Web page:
Epiphany provides a nutritious monthly dinner for any member of the community. Guests include homeless residents, those living below the poverty level, and senior citizens unable to prepared nutritious meals for themselves.
Good Samaritan, Amelia: Food Pantry
The program serves community members who need help with food and community resources.
Grace Church, Cincinnati: Food Ministry
Grace hosts a weekly feeding ministry that aims to help the participants find enough to eat in a very difficult social and financial climate.
Grace Church, Cincinnati: Summer Camp
Summer Camp Reading is a six-week program that serves local elementary students who need help with reading.
Holy Trinity, Oxford: Community Dinner
Holy Trinity hosts a monthly dinner that serves those who are food insecure. In addition to a nutritious meal, the program also provides products not covered by SNAP benefits, including hygiene and home cleaning items.
Our Saviour, Cincinnati: Food Ministry
This ministry provides carryout meals, healthy groceries, hygiene items, and cleaning products in an atmosphere of welcome. 35% of guests are immigrants, many of whom are not eligible for food stamps.
Our Saviour, Cincinnati: Transformations CDC
The program serves adults and children who have immigrated to the U.S., as well as U.S.-born children of immigrants. Most of the adults are undocumented; some are awaiting their asylum hearings.
St. John’s, Columbus: Nourishing Earth, Body & Soul
The ministry addresses food and spiritual needs with meals and street church and connects people with resources for psychological and financial needs, addiction assistance, affordable housing, etc.
St. Patrick’s, Dublin: CATCH Freedom
The program provides ongoing support to victim/survivors of sex trafficking by partnering with the CATCH Court program and Freedom a la Cart. They provide about trafficking in the area and resources needed to address the problem.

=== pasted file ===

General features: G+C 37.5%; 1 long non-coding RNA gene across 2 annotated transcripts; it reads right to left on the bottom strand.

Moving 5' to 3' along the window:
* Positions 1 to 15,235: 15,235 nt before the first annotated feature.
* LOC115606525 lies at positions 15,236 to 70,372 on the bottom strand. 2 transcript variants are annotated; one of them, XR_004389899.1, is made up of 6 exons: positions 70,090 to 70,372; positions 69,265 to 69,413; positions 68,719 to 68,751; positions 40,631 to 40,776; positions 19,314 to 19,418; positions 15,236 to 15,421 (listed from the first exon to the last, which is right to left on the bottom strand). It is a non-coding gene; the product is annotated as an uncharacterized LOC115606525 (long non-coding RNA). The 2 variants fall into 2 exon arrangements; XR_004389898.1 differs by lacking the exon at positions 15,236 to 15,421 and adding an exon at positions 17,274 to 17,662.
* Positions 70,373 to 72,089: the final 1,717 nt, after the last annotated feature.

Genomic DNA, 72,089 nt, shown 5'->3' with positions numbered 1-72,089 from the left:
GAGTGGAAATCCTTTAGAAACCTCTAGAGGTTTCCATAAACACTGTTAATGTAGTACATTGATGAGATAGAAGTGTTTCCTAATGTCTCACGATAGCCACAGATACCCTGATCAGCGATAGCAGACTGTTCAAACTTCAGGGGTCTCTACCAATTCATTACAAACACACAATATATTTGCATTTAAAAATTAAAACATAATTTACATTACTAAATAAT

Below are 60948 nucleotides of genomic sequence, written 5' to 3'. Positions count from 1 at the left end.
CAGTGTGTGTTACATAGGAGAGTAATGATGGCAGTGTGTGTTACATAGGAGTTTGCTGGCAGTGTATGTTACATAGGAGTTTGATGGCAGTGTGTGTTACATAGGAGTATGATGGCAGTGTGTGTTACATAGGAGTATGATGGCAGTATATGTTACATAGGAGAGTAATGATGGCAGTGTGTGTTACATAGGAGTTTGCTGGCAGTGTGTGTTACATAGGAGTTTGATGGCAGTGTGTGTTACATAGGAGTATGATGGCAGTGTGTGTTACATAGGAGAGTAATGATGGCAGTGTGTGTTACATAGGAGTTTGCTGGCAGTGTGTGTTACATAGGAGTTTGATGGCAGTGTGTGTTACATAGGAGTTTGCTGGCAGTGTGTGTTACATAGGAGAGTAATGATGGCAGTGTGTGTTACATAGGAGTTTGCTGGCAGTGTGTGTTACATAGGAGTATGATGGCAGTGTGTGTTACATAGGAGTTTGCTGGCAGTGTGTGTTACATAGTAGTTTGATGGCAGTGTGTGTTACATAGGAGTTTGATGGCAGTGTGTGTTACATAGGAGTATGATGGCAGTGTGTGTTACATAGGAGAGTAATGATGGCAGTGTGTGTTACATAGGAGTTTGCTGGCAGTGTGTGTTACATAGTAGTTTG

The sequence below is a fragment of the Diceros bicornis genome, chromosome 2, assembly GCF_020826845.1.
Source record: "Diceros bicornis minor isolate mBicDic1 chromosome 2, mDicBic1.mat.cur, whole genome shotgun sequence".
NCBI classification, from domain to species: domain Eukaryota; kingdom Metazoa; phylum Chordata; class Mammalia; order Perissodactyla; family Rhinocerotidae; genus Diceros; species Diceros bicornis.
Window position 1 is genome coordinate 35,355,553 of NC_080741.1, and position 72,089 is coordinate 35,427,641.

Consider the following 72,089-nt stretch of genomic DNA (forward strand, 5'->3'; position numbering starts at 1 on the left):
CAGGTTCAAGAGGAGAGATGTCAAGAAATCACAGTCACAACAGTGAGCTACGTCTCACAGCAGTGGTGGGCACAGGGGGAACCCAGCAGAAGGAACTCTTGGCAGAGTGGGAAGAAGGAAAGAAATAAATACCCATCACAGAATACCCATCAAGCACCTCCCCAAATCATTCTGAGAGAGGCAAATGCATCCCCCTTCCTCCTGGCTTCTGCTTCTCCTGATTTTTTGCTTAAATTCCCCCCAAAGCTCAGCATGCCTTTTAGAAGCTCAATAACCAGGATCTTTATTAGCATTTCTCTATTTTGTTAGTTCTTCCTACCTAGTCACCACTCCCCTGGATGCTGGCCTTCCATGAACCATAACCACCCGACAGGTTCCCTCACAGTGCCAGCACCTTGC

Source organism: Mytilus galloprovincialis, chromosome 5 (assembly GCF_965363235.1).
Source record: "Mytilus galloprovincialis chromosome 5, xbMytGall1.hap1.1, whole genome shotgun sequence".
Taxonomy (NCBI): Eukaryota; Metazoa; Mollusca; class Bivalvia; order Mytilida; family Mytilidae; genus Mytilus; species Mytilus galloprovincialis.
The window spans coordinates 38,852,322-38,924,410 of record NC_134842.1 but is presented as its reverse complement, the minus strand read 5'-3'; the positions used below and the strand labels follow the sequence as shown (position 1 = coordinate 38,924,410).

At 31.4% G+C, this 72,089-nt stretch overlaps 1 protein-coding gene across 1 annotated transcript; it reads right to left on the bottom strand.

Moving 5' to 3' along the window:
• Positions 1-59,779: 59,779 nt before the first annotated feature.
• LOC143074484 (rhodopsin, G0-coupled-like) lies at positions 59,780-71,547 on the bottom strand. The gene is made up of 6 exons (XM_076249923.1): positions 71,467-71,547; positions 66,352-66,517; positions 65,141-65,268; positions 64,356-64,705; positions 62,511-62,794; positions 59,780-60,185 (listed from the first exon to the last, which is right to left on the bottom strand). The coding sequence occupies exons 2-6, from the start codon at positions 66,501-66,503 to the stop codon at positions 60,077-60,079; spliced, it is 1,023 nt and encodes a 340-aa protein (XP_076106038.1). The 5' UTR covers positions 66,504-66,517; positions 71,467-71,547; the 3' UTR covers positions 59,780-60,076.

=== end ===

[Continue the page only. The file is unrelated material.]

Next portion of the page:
St. Paul’s, Logan: Feeding & Clothing
St. Paul’s provides a free monthly meal with as many take-home meals as guests choose to take. For many, this is their only meal of the day.
St. Peter’s, Gallipolis: Loaves & Fishes
Loaves & Fishes is a monthly community meal that is a collaborative effort of four denominations as well as other volunteers in the community. The program also supplies nonperishable items and offers delivery.
St. Simon of Cyrene, Lincoln Heights: Summer Camp
SCR is a 6-week day camp for third and fourth graders from low-resource neighborhoods. Campers improve reading comprehension and fluency.
St. Stephen’s, Columbus: Neighborhood Services, Inc.
Neighborhood Services, Inc. provides food and material assistance to persons in need in the Columbus Community. Among their many programs, they partner with Mid-Ohio Foodbank, local grocers and organizations to stock their pantry, and offer a 5-day supply of food on each visit.
Trinity, Columbus: In the Garden
In the Garden serves homeless, underhoused, and food insecure people in the downtown community. The program provides food and supplies, and partners with the Franklin County Department of Health to provide vaccines.
Trinity, Columbus: State IDs for Homeless and Returning Citizens
The program assists homeless people and people recently released from prison who need a state-issued ID.
Trinity, Troy: Torrence Medical Funding
The ministry provides short-term financial assistance for those with unmanageable medical financial needs. The Torrence Medical Fund does not take the place of health insurance, but can allow clients to receive proper diagnoses and prescriptions, or pay for COBRA insurance payments, or initial consultations.